*_
_

_
_
_

_
_
_
_

_
_
_
_
_
_

|

18
-

28
6
22
-

_

19
5

103
24
79
34
23
-

74
20
54
-

49
47

333
221
112
26
20
29

6
-

13
25
133

490
257
233
20
48
93

-

-

-

-

-

-

_

-

-

-

-

-

-

349
56
293
17
82

525
84
441
15
285

254
142
112
7
72

434
202
232
10

-

133
51
82
22
24

28
7
21

46
6
40

40
13
27

95

-

1
1

-

2
-

37
-

-

37
-

280
74
206

-

2
-

147
32
115
9
-

-

2

26

91

-

-

89
6

-

11

7

9

40

4

-

"

-

11
10

12

14

22

-

6

-

“

4
1

-

“

8

144
21
123

266
98
168
45
77

222
83
139
23
35

91
46
45
12
3

129
119
10
1
-

47
31
16
8
-

13
1
12
8
-

4
2
2
2
-

_

_

_

_

_

_

-

_
-

_

-

_
-

_

-

_
-

-

-

_

_

-

_

_

_
_

_
_
_

.
_

19
-

18
24

12
15

-

2

-

-

-

-

-

-

-

-

-

-

-

_

_

-

1
1

-

-

-

-

-

-

-

-

-

-

-

-

-

-

1
-

23
10
13
-

498
115
383
27
41
180

1028
447
581
13
104
293

1079
602
477
32
121
183

2163
1463
700
116
1 41
232

1499
955
544
127
152

498
258
240
26
52
76

206
24
182
25
24
39

358
95
263
2
4
22

75
24
51
24
2
8

100
23
77
-

30
8
22
-

17
_

7
_

9
_

2
-

21
-

17
_
_

7
2
5
_

2
_

116

710
380
330
49
93
97

2
_
_

7
_
_

9
_
_
_

158
5

112
11

46
34

22
42

19
63

20
193

-

-

-

-

_

75

1

-

17

17

5

2

7

9

976
'47'S' "]
498
96
73
174

319
187
132
4
40
30

224
94
130
-

51
12
39
-

5
5
-

5
-

_

_

_

_

1
-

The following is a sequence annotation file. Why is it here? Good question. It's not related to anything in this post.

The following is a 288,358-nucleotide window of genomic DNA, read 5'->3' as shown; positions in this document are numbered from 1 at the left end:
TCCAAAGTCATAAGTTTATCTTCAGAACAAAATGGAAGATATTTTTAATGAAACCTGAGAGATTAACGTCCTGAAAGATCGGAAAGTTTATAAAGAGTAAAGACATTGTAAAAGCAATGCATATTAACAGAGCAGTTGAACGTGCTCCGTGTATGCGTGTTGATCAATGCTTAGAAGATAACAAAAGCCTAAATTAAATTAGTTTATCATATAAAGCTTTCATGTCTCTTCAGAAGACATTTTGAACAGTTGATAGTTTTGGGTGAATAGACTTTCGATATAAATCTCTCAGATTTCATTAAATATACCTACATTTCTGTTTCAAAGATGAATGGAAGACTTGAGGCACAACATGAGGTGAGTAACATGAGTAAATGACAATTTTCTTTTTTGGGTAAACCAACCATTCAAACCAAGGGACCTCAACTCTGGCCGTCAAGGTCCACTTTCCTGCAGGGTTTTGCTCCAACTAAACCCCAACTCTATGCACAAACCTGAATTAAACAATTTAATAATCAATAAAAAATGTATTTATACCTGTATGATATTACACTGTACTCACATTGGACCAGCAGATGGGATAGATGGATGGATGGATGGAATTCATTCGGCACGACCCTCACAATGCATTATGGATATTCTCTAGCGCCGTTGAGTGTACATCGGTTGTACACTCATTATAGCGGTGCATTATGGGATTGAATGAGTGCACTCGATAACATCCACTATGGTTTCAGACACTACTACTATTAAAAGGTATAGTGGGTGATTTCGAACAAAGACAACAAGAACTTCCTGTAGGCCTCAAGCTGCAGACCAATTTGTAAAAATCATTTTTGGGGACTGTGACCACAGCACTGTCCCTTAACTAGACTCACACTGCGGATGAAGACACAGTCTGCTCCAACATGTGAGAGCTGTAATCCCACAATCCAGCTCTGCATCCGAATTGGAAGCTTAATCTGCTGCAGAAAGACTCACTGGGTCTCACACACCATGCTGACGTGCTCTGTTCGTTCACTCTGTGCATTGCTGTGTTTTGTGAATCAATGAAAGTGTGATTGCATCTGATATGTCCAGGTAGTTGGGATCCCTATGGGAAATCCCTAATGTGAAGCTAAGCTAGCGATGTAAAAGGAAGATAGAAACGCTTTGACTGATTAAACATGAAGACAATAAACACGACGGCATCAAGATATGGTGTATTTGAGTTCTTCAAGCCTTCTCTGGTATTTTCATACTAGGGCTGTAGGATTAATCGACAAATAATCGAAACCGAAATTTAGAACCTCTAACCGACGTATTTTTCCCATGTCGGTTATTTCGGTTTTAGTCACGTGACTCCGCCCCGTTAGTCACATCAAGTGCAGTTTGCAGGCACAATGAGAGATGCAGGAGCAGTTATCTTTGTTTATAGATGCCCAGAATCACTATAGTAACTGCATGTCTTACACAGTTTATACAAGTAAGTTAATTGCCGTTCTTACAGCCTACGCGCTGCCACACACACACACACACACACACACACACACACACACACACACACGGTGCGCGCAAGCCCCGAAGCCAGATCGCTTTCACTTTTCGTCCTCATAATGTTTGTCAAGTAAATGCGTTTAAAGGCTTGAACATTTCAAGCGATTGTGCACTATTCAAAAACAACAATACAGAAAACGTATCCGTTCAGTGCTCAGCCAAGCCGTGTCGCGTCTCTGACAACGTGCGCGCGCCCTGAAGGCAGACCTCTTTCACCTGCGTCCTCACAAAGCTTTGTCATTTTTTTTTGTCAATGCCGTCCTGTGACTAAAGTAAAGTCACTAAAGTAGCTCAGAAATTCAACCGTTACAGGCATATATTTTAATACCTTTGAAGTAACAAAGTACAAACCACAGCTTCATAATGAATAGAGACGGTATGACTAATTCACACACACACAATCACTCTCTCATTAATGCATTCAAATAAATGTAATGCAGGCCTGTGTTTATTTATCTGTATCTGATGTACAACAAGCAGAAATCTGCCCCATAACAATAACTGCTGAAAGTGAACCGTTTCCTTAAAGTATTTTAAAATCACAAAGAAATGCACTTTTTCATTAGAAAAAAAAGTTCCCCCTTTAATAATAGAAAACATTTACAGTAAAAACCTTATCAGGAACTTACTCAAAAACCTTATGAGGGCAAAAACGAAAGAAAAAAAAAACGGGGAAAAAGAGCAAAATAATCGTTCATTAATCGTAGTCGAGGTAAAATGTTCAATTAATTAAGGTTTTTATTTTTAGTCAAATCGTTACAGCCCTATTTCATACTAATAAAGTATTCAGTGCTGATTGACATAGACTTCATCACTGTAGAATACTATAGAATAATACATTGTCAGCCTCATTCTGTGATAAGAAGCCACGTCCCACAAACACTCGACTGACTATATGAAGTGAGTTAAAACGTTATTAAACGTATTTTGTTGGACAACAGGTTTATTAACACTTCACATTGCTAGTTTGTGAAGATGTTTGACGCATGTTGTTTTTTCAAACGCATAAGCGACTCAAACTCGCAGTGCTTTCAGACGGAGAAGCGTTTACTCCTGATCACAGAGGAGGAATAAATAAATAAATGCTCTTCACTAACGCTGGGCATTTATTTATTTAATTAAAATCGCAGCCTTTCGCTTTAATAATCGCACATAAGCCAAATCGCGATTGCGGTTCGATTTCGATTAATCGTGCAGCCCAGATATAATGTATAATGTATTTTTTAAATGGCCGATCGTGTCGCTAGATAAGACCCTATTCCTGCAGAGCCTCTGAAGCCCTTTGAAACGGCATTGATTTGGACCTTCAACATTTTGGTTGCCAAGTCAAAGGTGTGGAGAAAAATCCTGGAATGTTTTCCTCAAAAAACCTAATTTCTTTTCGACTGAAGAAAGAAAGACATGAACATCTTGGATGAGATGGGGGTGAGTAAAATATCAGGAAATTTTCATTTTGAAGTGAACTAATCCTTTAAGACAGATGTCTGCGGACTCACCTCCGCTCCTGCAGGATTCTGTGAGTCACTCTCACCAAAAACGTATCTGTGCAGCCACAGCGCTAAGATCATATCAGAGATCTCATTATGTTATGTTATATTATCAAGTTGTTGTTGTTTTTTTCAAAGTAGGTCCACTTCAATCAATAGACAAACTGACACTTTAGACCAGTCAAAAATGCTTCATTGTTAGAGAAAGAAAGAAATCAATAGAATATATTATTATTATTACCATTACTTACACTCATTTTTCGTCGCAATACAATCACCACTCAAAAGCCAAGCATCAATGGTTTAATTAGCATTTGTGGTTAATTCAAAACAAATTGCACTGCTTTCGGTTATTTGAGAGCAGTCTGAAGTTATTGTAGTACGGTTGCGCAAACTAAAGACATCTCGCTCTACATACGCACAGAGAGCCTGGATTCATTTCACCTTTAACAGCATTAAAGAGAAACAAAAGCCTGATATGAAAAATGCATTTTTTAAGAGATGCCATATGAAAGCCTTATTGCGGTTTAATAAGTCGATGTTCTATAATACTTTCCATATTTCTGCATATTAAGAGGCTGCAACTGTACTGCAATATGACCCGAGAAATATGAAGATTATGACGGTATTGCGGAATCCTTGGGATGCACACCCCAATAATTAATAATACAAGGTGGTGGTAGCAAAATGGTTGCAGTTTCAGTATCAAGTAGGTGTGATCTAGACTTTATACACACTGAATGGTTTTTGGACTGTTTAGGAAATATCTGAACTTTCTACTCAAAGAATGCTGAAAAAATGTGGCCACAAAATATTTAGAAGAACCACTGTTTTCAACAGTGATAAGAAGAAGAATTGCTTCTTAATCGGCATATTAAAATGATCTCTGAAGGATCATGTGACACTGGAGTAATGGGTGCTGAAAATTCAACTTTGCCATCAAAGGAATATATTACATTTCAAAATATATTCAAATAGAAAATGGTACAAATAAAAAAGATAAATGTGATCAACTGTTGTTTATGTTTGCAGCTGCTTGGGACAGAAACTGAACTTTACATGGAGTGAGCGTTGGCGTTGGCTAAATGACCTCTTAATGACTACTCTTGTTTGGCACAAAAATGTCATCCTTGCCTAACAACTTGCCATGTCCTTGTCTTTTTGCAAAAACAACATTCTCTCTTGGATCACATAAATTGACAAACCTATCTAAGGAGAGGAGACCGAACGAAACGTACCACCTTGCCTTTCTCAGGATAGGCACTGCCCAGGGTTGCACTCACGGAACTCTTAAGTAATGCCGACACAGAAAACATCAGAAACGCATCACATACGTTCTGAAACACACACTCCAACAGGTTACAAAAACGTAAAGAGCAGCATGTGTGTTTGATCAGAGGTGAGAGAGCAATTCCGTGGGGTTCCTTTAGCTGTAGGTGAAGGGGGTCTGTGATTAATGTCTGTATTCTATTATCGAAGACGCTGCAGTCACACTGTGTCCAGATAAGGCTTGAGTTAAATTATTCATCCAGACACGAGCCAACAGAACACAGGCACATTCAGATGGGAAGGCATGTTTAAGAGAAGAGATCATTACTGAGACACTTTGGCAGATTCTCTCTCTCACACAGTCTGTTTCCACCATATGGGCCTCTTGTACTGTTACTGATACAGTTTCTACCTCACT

30
30
-

_

17
-

57
16
41
-

5
_
-

_
_
-

_
_
-

_
_
-

_
_
_
_
_

8
33

30

-

5

-

-

-

"

-

5

-

8
-

-

3

-

-

39. 5
40. 0
39. 5
40. 0
40. 0
3 9 .0

7 9 . 50
7 9. 00
7 9 . 50
8 1 . 50
7 9. 00
7 4 .0 0

-

-

1
-

12

159
14
145
10
27
99

38. 5
40. 0

7 4 . 50
1 0 3 .5 0

-

-

1

1

5

129

154

-

-

-

-

-

-

-

78
1

_

29
29
-

103
11
92
2
-

26

51

390
33
357
35
17
183

936
129
807
34
117
385

2156
877
1279
68
168
672

1932
894
1038
86
1 91
477

1731
1169
562
1 11
130
242

-

3

35

120

266

268

-

"

"

-

-

-

164
5

45
10

55
92

20
38

8
89

38

00
00
00
50
50
50

-

-

-

_
-

992
345

38. 5
40. 0

6 2. 00
8 7. 50

467
lS 8 “
299
1 21

39. 5
40. 0
3 9 .5
39. 0

79.
89.
74.
64.

50
50
00
00

-

-

-

-

-

-

-

-

42
42
37

37
37
15

82
22
60
49

43
43
14

61
11
50
6

29
9
20
-

16
10
6
-

69
65
4
-

54
45

19
-

9
-

19
-

3
3
-

4
3
1
-

7
7
-

104
47

39. 0
40. 0

7 2 . 50
9 9 . 50

-

-

-

-

-

17

11

29

15

-

“

“

“

“

"

5

-

“

4

-

"

32
8

19

~

1

7

"

2

See footn ote at end o f ta b le .
* T r a n s p o rta tio n (ex clu d in g r a ilr o a d s ) , co m m u n ica tio n , and other public u tilitie s
* * F in a n c e , in s u r a n c e , and r e a l e s ta te .

_

_
_
_
;
_

-

-

-

-

-

-

1

_

_

_

_

1
-

-

-

-

-

-

-

-

1

"

1________
_




_
_
_
_
_

-

5 1 .0 0
5 5 . 50

68.
70.
66.
68.
67.
63.

.
.

-

19
91

5
0
5
0
0
0

!

-

8

39.
40.
39.
40.
40.
39.

6
-

!
i

1

Table A-l: Office Occupations - Continued
(A v e ra g e s tr a ig h t-t im e w eek ly h ou rs and ea rn in gs 1 fo r s e le c t e d o ccu p a tio n s studied on an a r e a b a s is
in L o s A n g e le s -L o n g B e a ch , C a lif. , by in d u stry d iv isio n , M a rch 1956)

Average

NUMBER OF WORKERS RECEIVING STRAIGHT-TIME WEEKLY EARNINGS OF—

Weekly

Weekly

(Standard)

(Standard)

$
3 5 .0 0

$
$
S,
S